The Doug Wright script under the watchful eye of director Brooke Edwards can be, despite the subject matter, quite funny, ranging from broad to sly. At one point the abbe says to the doctor, "It's bedlam out there." The word bedlam is the London mispronunciation of Bethlem Royal Hospital, an asylum where on Sundays, the curious would pay a small fee to enter and be amused by the poor souls. An inside gag, it slips by unnoticed. The script lags a bit in the late second act, but for the most part keeps us drawn in, far in. De Sade's anticlericalism does strike a very contemporary note, by the way.
Not for the easily or even semi-easily offended, but very worthwhile theater.
through August 17
Max & Louie Productions
Wool Studio Theatre
Jewish Community Center
"And who carries around an egg salad sandwich in their pocket?"
That's a sample of dialogue from "Sex, Drugs, Rock & Roll". It's Joe Hanrahan, our own Man In Black and leading local purveyor of author Eric Bogosian's works, in the opening monologue of this 75-minute spree. This particular fellow is a street person who collects bottles "and cans! - mustn't forget, cans, too!"; nine other individuals follow the bottleman's appearance, all in the form of Hanrahan.
This is surely an actor's eqivalent of a couple of hours of cardio exercise, no breaks except to throw on a jacket or remove a hat, no one to bounce lines off, just the actor, the lights and the audience. It's intimate, as all Hanrahan's one-man shows are. He's using the cellar at Herbie's Vintage 72, and that makes it easy for the audience to bring a glass of wine or a cocktail down with them. In fact, one thoughtful guy brought his female companion an order of the chocolate fritters, a signature dish of the restaurant - they did, however, manage to finish them before the performance began, and thank you very much for that, sir.
If you aren't familiar with Bogosian, the title should give you some clue that strong subject matter is at hand. He has little sympathy for few of his characters except the bottleman. Despite the play's being more than twenty years old, it's held up well, with a few minor changes - I'm pretty sure Bogosian's original script didn't refer to Schnuck's. Whacks at religion, greed, self-aggrandizing self-help, celebrity, all pass under his gimlet eye.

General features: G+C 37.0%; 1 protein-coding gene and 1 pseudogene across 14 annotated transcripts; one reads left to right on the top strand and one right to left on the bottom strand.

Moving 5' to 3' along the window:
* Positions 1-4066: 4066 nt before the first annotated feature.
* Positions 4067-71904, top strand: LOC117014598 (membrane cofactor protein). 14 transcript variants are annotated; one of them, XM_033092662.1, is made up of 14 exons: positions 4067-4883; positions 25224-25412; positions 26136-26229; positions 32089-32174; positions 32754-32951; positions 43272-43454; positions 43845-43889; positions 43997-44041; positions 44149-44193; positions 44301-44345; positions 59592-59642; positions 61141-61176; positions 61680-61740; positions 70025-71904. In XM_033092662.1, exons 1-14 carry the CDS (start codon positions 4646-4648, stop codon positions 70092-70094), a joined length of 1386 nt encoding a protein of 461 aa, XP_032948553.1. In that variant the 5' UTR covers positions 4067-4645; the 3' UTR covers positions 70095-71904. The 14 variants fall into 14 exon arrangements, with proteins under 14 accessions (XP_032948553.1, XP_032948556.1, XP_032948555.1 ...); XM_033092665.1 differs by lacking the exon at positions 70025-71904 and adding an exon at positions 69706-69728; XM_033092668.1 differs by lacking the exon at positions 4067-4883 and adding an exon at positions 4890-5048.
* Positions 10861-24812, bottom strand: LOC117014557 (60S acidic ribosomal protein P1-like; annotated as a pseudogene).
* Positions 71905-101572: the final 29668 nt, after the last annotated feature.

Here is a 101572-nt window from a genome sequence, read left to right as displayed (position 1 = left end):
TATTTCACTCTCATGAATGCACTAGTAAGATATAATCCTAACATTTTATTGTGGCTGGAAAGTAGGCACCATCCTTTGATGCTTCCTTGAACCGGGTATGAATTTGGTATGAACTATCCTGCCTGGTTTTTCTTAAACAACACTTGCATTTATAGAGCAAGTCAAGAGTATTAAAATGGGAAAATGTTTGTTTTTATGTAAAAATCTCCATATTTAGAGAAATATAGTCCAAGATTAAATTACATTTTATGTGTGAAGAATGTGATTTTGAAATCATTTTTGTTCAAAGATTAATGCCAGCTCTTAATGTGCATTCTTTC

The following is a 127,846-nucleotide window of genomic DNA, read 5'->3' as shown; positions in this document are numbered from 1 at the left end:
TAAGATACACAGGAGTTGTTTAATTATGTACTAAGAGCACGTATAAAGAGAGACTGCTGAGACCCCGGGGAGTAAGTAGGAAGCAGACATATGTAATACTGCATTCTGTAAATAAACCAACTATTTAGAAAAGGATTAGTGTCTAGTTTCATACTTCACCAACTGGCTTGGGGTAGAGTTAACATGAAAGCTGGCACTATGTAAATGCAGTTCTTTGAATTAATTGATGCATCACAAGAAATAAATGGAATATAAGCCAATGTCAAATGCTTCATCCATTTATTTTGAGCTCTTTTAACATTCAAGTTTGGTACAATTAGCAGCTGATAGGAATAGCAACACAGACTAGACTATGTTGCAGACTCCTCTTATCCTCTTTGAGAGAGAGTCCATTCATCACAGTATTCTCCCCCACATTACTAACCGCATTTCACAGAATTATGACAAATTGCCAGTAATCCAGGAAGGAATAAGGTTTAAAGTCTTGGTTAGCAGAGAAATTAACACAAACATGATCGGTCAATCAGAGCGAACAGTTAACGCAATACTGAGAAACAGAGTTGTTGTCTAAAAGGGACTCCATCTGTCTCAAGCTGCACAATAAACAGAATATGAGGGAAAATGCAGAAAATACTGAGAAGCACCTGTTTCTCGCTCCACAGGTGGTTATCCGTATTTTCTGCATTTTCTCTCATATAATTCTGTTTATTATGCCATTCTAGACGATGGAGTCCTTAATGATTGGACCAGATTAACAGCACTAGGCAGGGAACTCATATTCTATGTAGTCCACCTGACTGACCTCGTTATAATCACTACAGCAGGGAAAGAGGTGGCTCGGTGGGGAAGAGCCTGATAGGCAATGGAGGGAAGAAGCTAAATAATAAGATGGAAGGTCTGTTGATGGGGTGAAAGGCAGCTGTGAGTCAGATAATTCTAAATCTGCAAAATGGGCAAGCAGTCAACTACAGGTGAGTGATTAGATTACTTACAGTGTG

It's rough going, not very cheerful, although quite funny much of the time. And anyone who can get humor out of some of these situations deserves plaudits. Hanrahan doens't miss a beat. At times one has to remind oneself that this is the same guy that a few minutes ago was being the divorced father talking to his therapist. Voices change, facies change, Hanrahan remains.
Funny, yes, but like much satire - because that's what this is, essentially - it's tough stuff. No intermission; just head upstairs for a good stiff drink and avoid looking at the baseball scores.
Sex, Drugs, Rock & Roll
through August 17
Herbie's Vintage 72
405 N. Euclid Ave.
There's been lots of discussion about the proliferation of barbeque restaurants around town in the past year or so. But under the radar, there's another kind of restaurant that's absolutely mushrooming up. We've seen a near-explosion of Indian spots hereabouts, and I, for one, intend to pay attention to them. I'm missing the Curry Mate, alas, but sometimes eating alone can give opportunity for interesting and instructive conversations.
Just as I began to realize this increase, I came across Peshwa. Subtitled The Royal Indian Cuisine and located on Page between I-170 and Lindbergh, it's where the original Gokul was. (Parking at the side and back of the building.) Lunch buffet, like most of the local South Asian restaurants, is $9, very reasonable. It's not an immense buffet, but it's certainly an interesting one. And the diners, early in the period the buffet runs (it opens at 11.30 a.m.), certainly appeared to be people who'd know what they were eating. Even better, when I looked at the buffet, there were dishes that weren't the standard ones found all over town. Some classics, yes, but others - well, read on.
A particularly gracious note is that on the sneeze guards over the buffet, the name of each dish was written. Primarily vegetarian options; the three chicken items were on another buffet from the vege ones. And since the real strength of the various cuisines of India is, at least to me, in their vegetables, here was where the interest level went up. Because the first thing I noticed was cabbage. I've never seen it on an Indian menu, and I admit that, cooked, it's not one of my favorite vegetables. But this could woo almost anyone, not spicy-hot but deeply savory, mixed with cooked mung beans, it was delicious. Vegetable korma, creamy and lightly sweet, as it should be, charmed, and so did a thicker, slightly spicier chickpea chana masala.
Also a surprise were hara bhara, vegetable kebabs - not on skewers, mind you, but dark chunks that were emerald green inside, a little chewy, a really subtle but complex flavor. I'm sure there was spinach in there and chickpea flour, or gram. They must have been deep-fried, but they weren't at all greasy. Dal, the lentils always found on such buffets, were described as "fried". The flavor was sort of sweet-spicy with a little sour note in it, and the frying refers to the cooking of seasonings. Another new dish was sprouted matki, or moth, beans, rather small, like alfalfa sprouts in terms of size - not a particularly handsome dish, but an interesting one.